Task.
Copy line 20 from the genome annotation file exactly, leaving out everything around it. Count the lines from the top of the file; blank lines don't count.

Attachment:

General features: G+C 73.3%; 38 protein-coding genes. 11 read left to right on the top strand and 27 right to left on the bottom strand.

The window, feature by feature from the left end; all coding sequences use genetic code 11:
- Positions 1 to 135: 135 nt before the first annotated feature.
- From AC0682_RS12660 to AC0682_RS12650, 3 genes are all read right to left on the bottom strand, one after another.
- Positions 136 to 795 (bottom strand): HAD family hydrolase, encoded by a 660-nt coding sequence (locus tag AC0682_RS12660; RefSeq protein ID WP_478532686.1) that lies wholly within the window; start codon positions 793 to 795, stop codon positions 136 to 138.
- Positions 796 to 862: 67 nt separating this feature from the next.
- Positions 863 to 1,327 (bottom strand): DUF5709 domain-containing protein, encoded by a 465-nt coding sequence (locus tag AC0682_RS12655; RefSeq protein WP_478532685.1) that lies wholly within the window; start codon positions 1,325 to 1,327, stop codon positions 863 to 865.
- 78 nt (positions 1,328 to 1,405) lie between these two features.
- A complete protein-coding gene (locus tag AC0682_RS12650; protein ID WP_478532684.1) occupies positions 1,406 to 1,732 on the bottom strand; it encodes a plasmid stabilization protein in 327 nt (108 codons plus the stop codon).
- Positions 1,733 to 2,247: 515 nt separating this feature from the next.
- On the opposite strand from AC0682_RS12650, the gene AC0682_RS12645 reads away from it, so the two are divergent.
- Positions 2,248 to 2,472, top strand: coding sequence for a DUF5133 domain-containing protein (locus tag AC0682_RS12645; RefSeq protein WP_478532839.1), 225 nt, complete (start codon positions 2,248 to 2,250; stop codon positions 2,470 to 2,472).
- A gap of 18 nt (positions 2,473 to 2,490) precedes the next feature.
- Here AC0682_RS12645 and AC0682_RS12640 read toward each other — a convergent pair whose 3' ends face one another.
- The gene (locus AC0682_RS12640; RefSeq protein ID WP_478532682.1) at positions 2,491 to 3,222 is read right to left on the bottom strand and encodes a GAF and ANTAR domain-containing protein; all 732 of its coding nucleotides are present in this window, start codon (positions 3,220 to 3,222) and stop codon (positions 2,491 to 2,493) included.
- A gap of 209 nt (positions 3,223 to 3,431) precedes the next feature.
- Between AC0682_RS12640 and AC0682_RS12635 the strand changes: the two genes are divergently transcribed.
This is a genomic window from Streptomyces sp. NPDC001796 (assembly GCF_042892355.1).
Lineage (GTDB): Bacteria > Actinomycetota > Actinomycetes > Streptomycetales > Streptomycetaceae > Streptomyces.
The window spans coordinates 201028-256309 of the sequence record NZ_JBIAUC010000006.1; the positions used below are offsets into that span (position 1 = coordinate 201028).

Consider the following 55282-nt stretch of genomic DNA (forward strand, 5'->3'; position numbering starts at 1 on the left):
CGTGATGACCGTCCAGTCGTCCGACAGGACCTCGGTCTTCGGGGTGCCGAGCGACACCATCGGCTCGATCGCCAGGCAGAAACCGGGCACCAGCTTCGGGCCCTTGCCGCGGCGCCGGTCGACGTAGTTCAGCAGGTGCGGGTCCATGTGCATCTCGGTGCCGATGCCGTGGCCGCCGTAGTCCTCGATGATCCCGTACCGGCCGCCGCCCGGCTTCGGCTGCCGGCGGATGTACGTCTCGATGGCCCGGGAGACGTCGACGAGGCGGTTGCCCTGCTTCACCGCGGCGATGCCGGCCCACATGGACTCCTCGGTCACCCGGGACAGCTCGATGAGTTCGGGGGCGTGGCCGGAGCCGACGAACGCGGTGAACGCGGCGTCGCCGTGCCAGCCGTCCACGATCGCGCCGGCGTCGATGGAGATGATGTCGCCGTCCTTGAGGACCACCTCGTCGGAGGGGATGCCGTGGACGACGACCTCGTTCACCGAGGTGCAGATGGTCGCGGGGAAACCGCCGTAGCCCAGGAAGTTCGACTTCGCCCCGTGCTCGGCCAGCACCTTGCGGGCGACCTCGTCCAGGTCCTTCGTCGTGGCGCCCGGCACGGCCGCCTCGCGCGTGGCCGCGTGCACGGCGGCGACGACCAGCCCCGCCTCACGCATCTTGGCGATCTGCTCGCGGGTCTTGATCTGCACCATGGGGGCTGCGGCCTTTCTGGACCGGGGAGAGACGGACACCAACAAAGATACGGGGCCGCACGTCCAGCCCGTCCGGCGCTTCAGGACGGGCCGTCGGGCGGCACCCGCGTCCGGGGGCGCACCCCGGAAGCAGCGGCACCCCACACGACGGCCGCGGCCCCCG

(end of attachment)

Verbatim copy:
The window spans coordinates 201028-256309 of the sequence record NZ_JBIAUC010000006.1; the positions used below are offsets into that span (position 1 = coordinate 201028).